Google, the self-declared website police
Since the early 2000s Google is the all-dominating market leader among the search engines. The visibility of a website in Google's search results is a key factor for the success of a site, which in many cases determines the commercial success of a company. Google has an air of being fair, but the monopolist creates and enforces its own rules that websites have to comply with. The user experience is supposed to improve by ranking sites higher that comply with Google's standards for content and design. However, irrespective of the true quality of their sites, webmasters have to work and/or pay a lot to fulfill Google's demands, and to keep their sites from vanishing somewhere beyond the fifth result page.
- Google's PageRank is a seemingly "democratic" way to rank sites based on their link popularity. But my impression is that the PageRank is manipulated. Google penalizes sites that have links to many other sites (imputing it is a discouraged SEO advertising scheme), while it seems to promote partners of Google's own advertising services. I haven't read much about PageRank in the past couple of years though. At least, it seems that SEO (and the opportunities to make money with pages that are rated as poor by Google) has moved on to other key topics.
- Google demands mobile compliance from all sites and lays down a number of rules that sites have to fulfill. Although most smartphone users don't have a problem with pinch & zoom to read text on non-optimized pages, Google says that they will rank mobile usability still higher in the future (perhaps even higher than the content?), in which case many older sites will either have to be completely redesigned for thousands of dollars or will die. Despite or perhaps just because of Google's strict rules, the performance of many websites optimized for mobile displays is poor. Menu items are missing, touch elements don't work and pinch & zoom is often disabled, all of which Google doesn't check. Moreover, users are increasingly prompted to use the app, rather than the mobile site (for which I wouldn't blame Google, though).
- Starting in 2017, Google Chrome warns users about sending data via standard ("non-secure") HTTP. The browser tags any forms on web pages not using HTTP Secure (HTTPS) as "non-secure". I can see the reasons why users should receive a warning before they transmit sensitive data like passwords or credit card information through a non-secure channel, where it can be intercepted. However, Chrome makes no distinction any more and extends the warning to innocent forms such as for a site search engine, which will be tagged as insecure. The expected outcome is that many people will refrain from searching the site if prompted so by Chrome, and may even avoid coming back to the allegedly insecure site at all. The only solution to this dilemma that Google suggests to webmasters is upgrading to HTTPS. But this is not possible on all servers and in all hosting contracts. Where is is possible, it means additional efforts or an upgrade to something like a "premium package". And worst of all, for smaller sites the necessary SSL certificate easily costs as much as the hosting, or more. It is outrageous how Google Chrome imposes insurmountable obstacles on millions of personal or small business websites. In order to overcome the stigma, we are forced to invest a lot of time and money or to abandon our homemade sites in favor of a presence on a social media or online shopping platform.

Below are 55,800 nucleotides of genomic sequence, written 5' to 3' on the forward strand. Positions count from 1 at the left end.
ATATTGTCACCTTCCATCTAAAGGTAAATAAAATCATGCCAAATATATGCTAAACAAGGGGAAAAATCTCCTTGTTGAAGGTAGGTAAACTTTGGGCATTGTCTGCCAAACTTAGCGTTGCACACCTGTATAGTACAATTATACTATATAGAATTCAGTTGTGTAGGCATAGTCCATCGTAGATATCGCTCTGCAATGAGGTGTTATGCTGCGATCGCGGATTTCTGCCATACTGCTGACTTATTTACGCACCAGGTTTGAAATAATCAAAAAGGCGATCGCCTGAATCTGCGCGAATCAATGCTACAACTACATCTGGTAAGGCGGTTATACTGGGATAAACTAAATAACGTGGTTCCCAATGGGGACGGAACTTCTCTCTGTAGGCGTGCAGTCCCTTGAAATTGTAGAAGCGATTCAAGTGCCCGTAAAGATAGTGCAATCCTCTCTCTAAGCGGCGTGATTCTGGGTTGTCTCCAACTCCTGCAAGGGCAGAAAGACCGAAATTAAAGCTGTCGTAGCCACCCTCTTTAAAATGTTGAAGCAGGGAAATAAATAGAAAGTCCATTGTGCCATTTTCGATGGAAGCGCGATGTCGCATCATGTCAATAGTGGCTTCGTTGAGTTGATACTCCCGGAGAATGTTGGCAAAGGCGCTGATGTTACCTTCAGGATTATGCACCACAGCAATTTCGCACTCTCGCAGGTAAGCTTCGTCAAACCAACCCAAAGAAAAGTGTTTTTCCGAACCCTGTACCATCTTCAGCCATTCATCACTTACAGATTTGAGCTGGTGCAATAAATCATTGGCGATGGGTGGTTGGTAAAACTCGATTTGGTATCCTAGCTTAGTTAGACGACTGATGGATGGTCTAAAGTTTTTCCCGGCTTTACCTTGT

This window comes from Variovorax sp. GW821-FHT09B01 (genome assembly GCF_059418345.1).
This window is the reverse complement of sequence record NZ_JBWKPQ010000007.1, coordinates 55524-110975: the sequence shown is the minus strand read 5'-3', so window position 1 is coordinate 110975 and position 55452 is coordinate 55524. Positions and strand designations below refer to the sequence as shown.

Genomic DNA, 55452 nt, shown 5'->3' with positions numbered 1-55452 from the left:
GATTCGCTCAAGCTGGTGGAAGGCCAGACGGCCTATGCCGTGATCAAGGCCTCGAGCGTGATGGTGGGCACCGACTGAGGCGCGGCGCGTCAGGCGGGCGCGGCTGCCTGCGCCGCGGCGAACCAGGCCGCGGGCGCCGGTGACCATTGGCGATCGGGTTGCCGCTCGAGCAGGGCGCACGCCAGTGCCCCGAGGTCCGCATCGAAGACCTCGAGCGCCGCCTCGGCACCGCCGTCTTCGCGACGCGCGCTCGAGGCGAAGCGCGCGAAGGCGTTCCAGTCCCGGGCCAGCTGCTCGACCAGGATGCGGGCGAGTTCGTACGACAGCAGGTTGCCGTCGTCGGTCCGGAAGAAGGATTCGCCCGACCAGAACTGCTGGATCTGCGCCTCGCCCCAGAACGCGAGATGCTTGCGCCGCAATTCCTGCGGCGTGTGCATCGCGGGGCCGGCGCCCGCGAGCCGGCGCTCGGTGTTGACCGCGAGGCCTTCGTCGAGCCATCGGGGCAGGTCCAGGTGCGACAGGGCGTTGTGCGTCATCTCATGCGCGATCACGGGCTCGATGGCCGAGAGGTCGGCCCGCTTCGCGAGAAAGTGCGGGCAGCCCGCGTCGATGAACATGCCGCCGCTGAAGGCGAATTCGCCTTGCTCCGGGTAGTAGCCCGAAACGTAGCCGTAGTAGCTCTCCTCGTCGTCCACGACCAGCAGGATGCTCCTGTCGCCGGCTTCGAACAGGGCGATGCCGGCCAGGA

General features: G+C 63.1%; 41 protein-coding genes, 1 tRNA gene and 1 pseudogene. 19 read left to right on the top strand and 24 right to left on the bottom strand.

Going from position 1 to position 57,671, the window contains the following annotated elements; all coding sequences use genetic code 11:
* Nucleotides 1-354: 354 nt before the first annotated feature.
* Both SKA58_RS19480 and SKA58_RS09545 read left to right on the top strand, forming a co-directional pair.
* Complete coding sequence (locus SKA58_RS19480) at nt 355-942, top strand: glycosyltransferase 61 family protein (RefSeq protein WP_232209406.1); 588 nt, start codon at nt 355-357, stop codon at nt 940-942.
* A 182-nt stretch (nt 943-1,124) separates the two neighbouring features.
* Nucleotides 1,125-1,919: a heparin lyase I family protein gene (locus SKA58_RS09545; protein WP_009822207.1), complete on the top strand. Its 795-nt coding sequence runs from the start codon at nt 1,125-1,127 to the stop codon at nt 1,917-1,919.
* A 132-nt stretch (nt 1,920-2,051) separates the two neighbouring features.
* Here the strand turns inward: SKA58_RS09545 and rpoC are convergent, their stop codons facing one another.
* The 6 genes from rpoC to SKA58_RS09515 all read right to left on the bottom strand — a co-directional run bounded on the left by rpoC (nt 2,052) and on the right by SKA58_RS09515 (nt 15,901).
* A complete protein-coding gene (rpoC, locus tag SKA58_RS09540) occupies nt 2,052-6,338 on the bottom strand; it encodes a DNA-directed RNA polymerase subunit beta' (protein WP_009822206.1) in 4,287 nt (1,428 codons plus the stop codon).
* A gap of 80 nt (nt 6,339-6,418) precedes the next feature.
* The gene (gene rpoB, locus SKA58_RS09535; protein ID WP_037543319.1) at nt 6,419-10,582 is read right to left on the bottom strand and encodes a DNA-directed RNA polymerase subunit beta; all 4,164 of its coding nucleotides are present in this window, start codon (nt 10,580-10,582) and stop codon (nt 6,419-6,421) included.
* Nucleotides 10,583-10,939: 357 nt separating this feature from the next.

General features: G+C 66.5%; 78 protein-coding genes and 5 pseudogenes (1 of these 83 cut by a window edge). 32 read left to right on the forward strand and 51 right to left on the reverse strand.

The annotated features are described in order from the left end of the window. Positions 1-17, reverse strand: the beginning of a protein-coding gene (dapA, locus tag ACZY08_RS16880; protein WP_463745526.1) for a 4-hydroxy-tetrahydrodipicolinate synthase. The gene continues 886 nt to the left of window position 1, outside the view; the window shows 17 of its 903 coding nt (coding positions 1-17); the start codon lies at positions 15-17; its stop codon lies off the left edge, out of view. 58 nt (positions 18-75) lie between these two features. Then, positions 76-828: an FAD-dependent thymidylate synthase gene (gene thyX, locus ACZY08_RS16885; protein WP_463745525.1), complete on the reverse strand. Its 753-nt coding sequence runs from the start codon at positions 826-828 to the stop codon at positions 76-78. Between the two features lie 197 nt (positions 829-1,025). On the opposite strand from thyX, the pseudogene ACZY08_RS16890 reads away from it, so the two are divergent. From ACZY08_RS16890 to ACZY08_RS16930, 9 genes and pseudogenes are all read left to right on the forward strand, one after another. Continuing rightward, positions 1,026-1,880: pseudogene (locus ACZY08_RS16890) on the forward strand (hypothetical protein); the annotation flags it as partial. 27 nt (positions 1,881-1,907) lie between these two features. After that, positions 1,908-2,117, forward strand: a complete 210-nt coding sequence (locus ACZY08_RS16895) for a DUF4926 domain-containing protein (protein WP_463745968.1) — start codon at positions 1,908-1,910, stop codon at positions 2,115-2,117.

- In early 2021, Google introduced Core Web Vitals, an extra ranking system besides mobile usability. Core Web Vitals includes three metrics, among which FID caught my attention and causes chagrin because almost all EAS pages failed the test, with values of over 100ms. I found out that FID stands for "First Input Delay" and represents the delay until the user can interact with the page. I stared at the result in total disbelief because EAS pages are among the fastest in the whole internet and don't need a single line of extra scripting to render them! Yes, my pages are long, but that doesn't prevent anyone from clicking around while images are still loading. The performance of my pages in this regard is vastly superior to most blogs and to all social media! It is obvious that the algorithm to calculate FID is flawed, or it was custom-tailored for the big players because I can't imagine that everything on Facebook or Amazon would fail the test.
Logged out means locked out
In order to keep up my privacy, I think it is important to become anonymous again after visiting Facebook, Twitter, Google, eBay, Paypal etc. Therefore I log out after each visit. In case I should forget that, I have configured Firefox to shut down all log-in sessions once the browser is closed, at least on my desktop computer. This used to work quite well for many years, until about 2020. I can understand the security concerns, and I agree that sometimes two-factor authentication is the only safe solution for critical accounts. However, when signing in from the very same computer again and using a regular connection (not VPN), there just have to be different solutions than bothering me with the following obstacles, in increasing order of their escalation/annoyance level:
- E-mail: "Your account was accessed with a new device. If this was you, you don't need to take further actions."
- E-mail: "Your account was accessed with a new device. Please verify it's you by clicking this link."
- Prompt: "Your account was accessed with a new device. Please click on all bicycles to prove that you' re human... and then on all chimneys... and then on all boats.